America’s Senator Jeff Sessions Investigates the Open Borders Created by Visa Overstays


Last week the Senate Immigration Subcommittee held a hearing on temporary visas for vacations and such being abused when users never go home. It’s a great scheme for lawbreakers, since the administration makes no effort to deport them. Senator Sessions has published a summary of the hearing’s findings, posted below.

Isn’t an airplane ticket to Dallas less expensive than hiring a criminal coyote who might leave clients to die in the border desert? Are the stories of visa overstays not reported in Mexico to protect the incomes of people smugglers? It’s odd that millions more don’t invade this way.

Remember that an entry-exit visa system was a core recommendation of the 9/11 Commission for national security. Nevertheless, the government will spend billions of dollars on wasteful crap, but refuses to get serious about borders and safety.

Another example of visa overstayers are foreign students who drop out of their US college yet remain as residents. Two examples are the Kazakh students Azamat Tazhayakov (left) and Dias Kadyrbayev (middle) who hid evidence implicating their pal the Boston Marathon bomber Dzhokhar Tsarnaev (right), pictured with him during a visit (or scouting mission) to New York’s Times Square.

Senator Sessions noted the lawlessness condoned by the administration in his opening statement for the hearing, titled Why is the Biometric Exit Tracking System Still Not in Place?

Following is the Sessions summary. You can also read less dense articles like 99 percent of illegal immigrants who overstay visas aren’t investigated (Washington Times, Jan 20) and Sen. Sessions: Visa Overstays Reveal ‘National Immigration Crisis,’ Open Border (Breitbart, Jan 20).

Summary of Key Findings from Subcommittee Hearing on Visa Overstay Crisis: ’Temporary’ Visa Has Become Permanent, January 25, 2016

WASHINGTON—U.S. Sen. Jeff Sessions (R-AL), Chairman of the Subcommittee on Immigration and the National Interest, released the following summary of Subcommittee findings from last week’s hearing on the visa overstay crisis and the Administration’s open-borders policy of not deporting temporary visitors and workers who illegally remain in the country:

  • The overstay report issued last week – which only addressed temporary nonimmigrant visitors for business or pleasure for one fiscal year – revealed that 527,127 of these individuals overstayed their visas or periods of unauthorized stay in FY 2015.  At the end of the fiscal year, 482,781 of these individuals were still in the United States, including 219 individuals from Afghanistan, 564 from Iran, 681 from Iraq, 56 from Libya, 1,435 from Pakistan, 440 from Syria, and 219 from Yemen.  And the report contained similar numbers from FY 2014.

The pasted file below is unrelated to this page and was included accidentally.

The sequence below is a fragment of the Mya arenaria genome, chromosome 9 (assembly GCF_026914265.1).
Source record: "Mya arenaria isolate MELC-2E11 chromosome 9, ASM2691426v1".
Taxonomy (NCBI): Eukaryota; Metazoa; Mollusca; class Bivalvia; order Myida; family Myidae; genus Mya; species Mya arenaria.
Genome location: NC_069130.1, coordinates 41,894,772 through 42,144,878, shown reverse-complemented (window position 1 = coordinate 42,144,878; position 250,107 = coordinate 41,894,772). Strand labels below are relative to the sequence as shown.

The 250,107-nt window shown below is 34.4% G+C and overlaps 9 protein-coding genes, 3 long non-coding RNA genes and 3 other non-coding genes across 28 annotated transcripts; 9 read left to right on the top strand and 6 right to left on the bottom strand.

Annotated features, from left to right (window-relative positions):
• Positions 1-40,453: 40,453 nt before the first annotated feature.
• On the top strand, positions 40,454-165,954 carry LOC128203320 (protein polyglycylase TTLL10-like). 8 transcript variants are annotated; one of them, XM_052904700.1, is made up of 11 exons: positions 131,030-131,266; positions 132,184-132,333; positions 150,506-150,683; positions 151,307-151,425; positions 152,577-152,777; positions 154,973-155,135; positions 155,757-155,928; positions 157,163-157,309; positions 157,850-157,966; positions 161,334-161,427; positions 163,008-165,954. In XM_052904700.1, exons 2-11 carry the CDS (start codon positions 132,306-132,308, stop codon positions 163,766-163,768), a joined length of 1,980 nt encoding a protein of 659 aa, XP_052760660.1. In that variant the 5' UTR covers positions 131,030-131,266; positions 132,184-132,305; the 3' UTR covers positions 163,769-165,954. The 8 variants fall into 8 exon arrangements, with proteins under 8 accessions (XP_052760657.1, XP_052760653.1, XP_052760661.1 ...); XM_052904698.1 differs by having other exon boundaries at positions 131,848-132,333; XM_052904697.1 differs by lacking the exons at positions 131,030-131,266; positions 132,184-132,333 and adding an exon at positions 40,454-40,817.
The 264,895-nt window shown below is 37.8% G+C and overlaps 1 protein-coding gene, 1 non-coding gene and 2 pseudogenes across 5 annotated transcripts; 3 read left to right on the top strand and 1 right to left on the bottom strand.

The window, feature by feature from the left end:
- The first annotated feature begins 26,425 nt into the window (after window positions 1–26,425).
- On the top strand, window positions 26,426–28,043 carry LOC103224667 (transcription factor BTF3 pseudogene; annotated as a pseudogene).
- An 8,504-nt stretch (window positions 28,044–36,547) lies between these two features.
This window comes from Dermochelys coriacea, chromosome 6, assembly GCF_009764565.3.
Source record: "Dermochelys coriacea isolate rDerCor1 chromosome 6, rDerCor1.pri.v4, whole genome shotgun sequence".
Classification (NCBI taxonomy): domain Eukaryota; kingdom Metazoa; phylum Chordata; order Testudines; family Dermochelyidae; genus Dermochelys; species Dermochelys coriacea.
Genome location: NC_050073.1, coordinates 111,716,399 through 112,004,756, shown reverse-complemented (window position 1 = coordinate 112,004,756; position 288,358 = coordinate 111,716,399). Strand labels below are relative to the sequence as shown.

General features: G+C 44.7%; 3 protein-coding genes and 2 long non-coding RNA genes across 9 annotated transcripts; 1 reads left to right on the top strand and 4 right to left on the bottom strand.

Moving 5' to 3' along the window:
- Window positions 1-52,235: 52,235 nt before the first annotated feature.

• The Department of Homeland Security confirmed that it removed only 2,500 individuals in FY2015 for overstaying a visa without a separate criminal conviction.
  • The Department of Homeland Security confirmed that it had ongoing investigations against only 3,000 visa overstays out of an estimated population of roughly 6,000,000 currently in the United States, or .05% of visa overstays – confirming that visa overstays are not treated as a deportable offense by this Administration.
  • The effect of the Administration’s noncompliance with visa laws is that the ‘temporary visa’ has become yet another vehicle for completely circumventing annual permanent immigration caps, with the departure date treated as entirely optional: if you overstay your visa, you will virtually never face deportation as a result.  It is a backdoor program to massively expand the foreign-born population of the United States by transforming a temporary visa into a permanent one – circumventing the already very high green card caps.
  • Because several temporary visa programs are uncapped, this backdoor immigration program is therefore “uncapped” too.
  • To track visa overstays and enhance compliance with our immigration laws, Congress has required the implementation of an automated entry-exit tracking system since 1996, and that the system be biometrically-based since 2004.  However, the exit component of the system – a recommendation of the 9/11 Commission – is still not in place today.
  • The Department acknowledged that there are no technological obstacles to implementing a biometric exit system yet the Department also confirmed that, over a decade after Congress required implementation of a biometric exit tracking system, it does not even have a goal date for implementation.

Thus, despite Congress recently providing hundreds of millions of dollars for a biometric system, it is clear that a biometric exit system will not be established at all ports of exit unless Congress takes further action to force compliance.  Additionally, Congress must work to stiffen penalties for overstaying visas if it is to close this open border.